The Associated Press reports that intelligence officials are pushing back on the Fox News story from last week, which reported that CIA officials in Washington told its officers in Benghazi to stand down when the attack on the consulate began, and that requests from security officers for military support were rejected:
According to the detailed timeline senior officials laid out Thursday, the first call to the CIA base came in at about 9:40 p.m., and less than 25 minutes later about the team headed to the consulate. En route they tried to get additional assistance, including some heavier weapons, but were unable to get much aid from the Libyan militias.
The team finally got to the consulate, which was engulfed in heavy diesel smoke and flames, and they went in to get the consulate staff out. By 11:30 p.m., all of the U.S. personnel, except Stevens, left and drove back to the annex, with some taking fire from militants along the way.
By that time, one of the Defense Department’s unarmed Predator drones had arrived to provide overhead surveillance. …
The second CIA team headed to the annex, and arrived after 5 a.m., just before the base came under attack again.
That’s not military support; it’s CIA support. We already knew there was a second CIA security team sent in. The question is, who denied military backup? Fox reported that the security officers on the ground were asking for Spectre gunships and air support. The intelligence officers pushing back on the Fox story didn’t deny that these requests were made — in fact, they didn’t even mention them in the AP story at all.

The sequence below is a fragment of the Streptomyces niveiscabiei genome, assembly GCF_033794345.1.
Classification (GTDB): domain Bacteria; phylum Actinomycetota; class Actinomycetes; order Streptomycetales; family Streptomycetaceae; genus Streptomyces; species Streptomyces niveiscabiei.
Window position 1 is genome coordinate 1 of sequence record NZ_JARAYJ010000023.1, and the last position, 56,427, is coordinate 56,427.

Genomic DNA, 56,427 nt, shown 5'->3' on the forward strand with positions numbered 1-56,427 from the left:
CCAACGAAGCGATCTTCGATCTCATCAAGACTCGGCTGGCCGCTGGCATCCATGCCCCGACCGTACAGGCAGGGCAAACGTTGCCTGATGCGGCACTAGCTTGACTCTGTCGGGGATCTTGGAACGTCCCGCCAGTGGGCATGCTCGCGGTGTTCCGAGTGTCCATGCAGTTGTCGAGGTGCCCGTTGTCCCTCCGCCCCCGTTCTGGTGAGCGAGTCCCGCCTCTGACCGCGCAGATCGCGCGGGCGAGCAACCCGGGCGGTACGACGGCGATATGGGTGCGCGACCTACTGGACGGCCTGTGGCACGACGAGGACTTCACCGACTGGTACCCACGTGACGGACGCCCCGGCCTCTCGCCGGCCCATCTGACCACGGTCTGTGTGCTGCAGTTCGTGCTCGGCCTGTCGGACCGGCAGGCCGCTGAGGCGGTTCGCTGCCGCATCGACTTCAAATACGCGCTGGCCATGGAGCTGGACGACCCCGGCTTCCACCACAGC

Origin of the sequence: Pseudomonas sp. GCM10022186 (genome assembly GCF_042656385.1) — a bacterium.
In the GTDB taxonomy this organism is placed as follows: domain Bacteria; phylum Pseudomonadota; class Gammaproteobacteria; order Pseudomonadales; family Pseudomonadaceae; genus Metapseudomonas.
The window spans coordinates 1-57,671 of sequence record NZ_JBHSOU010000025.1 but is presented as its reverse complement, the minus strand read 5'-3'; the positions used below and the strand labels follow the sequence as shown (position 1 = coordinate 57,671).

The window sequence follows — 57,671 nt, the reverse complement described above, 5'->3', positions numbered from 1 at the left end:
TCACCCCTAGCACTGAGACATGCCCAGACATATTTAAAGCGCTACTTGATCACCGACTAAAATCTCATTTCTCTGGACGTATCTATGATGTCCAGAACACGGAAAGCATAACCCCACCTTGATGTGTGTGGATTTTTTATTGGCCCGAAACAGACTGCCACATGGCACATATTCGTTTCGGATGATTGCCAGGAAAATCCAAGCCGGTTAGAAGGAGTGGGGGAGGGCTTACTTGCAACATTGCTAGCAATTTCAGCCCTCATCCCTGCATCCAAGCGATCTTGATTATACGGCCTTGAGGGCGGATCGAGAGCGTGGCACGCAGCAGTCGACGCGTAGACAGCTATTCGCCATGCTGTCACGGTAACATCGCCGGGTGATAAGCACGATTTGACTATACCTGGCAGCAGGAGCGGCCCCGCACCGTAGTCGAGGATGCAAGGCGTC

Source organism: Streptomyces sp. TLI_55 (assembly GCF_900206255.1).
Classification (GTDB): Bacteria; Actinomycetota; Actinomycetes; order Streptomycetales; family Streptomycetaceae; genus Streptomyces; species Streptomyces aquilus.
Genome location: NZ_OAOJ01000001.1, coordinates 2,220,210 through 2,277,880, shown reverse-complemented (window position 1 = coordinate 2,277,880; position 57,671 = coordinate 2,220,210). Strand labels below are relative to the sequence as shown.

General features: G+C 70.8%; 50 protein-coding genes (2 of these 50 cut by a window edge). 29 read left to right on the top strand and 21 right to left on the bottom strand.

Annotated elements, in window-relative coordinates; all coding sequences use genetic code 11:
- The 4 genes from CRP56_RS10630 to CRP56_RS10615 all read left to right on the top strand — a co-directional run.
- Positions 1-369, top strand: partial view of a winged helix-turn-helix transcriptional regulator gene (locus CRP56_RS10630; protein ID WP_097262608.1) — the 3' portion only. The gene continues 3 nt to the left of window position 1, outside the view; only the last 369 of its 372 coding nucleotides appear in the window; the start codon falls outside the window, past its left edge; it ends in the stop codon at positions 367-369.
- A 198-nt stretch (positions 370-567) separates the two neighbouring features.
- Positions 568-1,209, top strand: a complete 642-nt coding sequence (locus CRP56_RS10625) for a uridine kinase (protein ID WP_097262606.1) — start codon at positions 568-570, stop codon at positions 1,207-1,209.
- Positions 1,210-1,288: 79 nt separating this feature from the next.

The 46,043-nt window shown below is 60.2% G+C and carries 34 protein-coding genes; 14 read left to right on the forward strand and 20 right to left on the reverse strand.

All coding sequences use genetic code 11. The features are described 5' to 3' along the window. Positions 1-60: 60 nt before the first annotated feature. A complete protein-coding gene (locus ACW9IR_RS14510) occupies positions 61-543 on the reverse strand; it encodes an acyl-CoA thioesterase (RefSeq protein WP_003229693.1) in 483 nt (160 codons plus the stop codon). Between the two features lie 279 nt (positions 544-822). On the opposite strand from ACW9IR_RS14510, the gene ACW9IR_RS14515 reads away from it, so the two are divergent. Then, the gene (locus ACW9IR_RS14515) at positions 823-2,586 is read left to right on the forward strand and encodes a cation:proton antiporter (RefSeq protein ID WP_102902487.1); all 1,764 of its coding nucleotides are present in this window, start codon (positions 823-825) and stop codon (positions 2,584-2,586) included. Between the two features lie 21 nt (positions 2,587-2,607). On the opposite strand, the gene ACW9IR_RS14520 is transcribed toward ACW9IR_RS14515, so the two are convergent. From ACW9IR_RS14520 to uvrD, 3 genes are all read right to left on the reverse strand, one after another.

AP also reports that the Pentagon had moved assets into place in Sicily, but couldn’t move them in without a request from the State Department and a green light from the Libyan transitional government:
As the events were unfolding, the Pentagon began to move special operations forces from Europe to Sigonella Naval Air Station in Sicily. U.S. aircraft routinely fly in and out of Sigonella and there are also fighter jets based in Aviano, Italy. But while the U.S. military was at a heightened state of alert because of 9/11, there were no American forces poised and ready to move immediately into Benghazi when the attack began.
The Pentagon would not send forces or aircraft into Libya — a sovereign nation — without a request from the State Department and the knowledge or consent of the host country. And Defense Secretary Leon Panetta has said the information coming in was too jumbled to risk U.S. troops.
The timeline provided to the AP doesn’t contradict the crux of the Fox News report. Requests for military backup were made, and they were denied. The question is, who denied it? Did Panetta make the decision or the State Department? Was the Libyan government contacted about this, and did they reject it?
The White House also says President Obama ordered troops into the region in preparation for an intervention shortly after the attack began. Obviously, he would have the final say over the State Department and the Libyan government if he wanted to send them into Benghazi. Was he given updates on the situation, and told about the requests? If not, why not? If so, what was his response?